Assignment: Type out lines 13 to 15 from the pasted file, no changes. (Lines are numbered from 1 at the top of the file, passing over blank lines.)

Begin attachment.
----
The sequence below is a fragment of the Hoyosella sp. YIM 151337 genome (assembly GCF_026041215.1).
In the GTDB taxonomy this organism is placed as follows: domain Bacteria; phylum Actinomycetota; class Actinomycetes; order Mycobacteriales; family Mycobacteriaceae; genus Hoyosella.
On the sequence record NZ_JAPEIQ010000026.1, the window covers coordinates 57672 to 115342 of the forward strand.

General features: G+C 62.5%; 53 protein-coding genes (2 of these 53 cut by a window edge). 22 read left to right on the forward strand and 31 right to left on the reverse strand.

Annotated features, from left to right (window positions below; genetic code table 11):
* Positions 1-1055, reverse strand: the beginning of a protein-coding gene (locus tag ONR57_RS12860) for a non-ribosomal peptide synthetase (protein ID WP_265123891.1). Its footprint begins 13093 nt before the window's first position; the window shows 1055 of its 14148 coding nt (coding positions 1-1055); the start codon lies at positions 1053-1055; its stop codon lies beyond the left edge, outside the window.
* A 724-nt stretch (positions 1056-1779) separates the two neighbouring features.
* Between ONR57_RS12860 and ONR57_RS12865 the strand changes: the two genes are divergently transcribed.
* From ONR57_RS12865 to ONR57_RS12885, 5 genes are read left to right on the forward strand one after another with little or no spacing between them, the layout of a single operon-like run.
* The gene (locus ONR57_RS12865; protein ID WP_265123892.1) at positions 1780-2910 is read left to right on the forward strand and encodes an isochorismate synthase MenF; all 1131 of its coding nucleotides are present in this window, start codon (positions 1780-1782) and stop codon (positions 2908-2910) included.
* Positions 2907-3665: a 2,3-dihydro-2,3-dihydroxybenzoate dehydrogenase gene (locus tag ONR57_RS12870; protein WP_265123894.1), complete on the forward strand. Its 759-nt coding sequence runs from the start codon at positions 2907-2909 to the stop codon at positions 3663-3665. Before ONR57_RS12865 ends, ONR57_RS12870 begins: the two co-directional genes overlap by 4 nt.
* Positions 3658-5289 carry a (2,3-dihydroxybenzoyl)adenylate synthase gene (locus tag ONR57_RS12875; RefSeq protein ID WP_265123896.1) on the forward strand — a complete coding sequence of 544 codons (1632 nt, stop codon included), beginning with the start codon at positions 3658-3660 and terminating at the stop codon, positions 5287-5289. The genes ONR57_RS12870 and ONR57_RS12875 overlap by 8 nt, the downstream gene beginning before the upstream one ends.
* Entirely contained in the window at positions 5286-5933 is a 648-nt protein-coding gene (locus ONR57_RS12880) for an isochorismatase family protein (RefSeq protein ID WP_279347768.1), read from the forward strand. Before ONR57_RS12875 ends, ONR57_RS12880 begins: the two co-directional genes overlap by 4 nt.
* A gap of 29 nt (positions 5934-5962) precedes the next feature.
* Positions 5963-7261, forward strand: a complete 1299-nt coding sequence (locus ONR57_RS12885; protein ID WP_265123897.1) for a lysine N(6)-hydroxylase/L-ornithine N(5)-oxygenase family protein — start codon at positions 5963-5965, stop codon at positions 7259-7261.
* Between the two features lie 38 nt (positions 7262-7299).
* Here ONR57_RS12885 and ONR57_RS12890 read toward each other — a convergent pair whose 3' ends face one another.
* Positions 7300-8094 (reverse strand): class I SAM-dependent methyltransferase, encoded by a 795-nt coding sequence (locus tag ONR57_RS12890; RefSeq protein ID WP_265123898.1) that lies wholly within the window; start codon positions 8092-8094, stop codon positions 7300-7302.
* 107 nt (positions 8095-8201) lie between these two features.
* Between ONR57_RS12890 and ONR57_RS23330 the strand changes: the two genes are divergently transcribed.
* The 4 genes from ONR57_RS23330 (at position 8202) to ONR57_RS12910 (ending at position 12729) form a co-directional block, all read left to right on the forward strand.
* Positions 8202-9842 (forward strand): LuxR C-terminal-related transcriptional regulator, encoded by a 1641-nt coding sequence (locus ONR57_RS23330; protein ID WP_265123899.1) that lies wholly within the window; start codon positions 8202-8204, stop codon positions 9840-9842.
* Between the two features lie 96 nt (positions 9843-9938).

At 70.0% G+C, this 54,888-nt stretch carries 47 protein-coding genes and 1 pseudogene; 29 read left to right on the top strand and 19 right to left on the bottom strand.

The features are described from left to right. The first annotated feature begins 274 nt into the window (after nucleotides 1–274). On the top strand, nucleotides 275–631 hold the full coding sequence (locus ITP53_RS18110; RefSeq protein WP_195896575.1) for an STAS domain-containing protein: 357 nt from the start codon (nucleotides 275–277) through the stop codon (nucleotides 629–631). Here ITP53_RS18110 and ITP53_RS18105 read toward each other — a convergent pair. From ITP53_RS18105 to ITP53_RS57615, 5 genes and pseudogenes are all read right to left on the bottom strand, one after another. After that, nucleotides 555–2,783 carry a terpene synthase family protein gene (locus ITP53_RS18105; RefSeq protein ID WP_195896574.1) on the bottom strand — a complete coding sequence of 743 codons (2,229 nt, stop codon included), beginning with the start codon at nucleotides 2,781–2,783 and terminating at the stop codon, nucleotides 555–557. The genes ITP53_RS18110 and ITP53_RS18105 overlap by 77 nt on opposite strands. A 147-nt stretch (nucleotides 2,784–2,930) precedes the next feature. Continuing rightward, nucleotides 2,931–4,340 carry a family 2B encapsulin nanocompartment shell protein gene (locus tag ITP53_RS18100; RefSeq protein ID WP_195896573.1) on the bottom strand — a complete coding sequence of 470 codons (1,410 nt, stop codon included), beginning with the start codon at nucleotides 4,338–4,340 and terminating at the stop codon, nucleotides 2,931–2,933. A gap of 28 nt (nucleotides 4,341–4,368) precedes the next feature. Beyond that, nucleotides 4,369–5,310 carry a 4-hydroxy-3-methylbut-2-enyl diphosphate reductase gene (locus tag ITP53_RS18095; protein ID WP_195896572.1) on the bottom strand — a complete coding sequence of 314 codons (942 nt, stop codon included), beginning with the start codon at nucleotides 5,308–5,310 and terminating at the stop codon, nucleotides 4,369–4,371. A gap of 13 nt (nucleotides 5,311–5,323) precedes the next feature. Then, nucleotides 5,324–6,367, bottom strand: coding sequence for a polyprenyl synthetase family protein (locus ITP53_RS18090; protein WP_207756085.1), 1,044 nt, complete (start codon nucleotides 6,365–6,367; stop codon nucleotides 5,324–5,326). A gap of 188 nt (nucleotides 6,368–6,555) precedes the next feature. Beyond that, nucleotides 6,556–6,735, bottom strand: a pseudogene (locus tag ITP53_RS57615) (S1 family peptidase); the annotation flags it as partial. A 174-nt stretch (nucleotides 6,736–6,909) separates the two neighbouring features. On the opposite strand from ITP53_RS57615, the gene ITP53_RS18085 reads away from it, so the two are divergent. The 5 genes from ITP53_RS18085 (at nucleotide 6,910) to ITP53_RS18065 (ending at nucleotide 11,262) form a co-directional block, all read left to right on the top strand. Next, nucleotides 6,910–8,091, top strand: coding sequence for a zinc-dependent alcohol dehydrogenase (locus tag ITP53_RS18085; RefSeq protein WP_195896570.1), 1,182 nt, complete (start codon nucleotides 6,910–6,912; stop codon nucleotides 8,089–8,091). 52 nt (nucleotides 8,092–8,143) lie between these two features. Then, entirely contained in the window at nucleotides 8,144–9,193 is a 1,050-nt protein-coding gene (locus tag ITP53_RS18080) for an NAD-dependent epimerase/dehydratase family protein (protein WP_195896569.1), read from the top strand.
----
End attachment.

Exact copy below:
* Entirely contained in the window at positions 5286-5933 is a 648-nt protein-coding gene (locus ONR57_RS12880) for an isochorismatase family protein (RefSeq protein ID WP_279347768.1), read from the forward strand. Before ONR57_RS12875 ends, ONR57_RS12880 begins: the two co-directional genes overlap by 4 nt.
* A gap of 29 nt (positions 5934-5962) precedes the next feature.
* Positions 5963-7261, forward strand: a complete 1299-nt coding sequence (locus ONR57_RS12885; protein ID WP_265123897.1) for a lysine N(6)-hydroxylase/L-ornithine N(5)-oxygenase family protein — start codon at positions 5963-5965, stop codon at positions 7259-7261.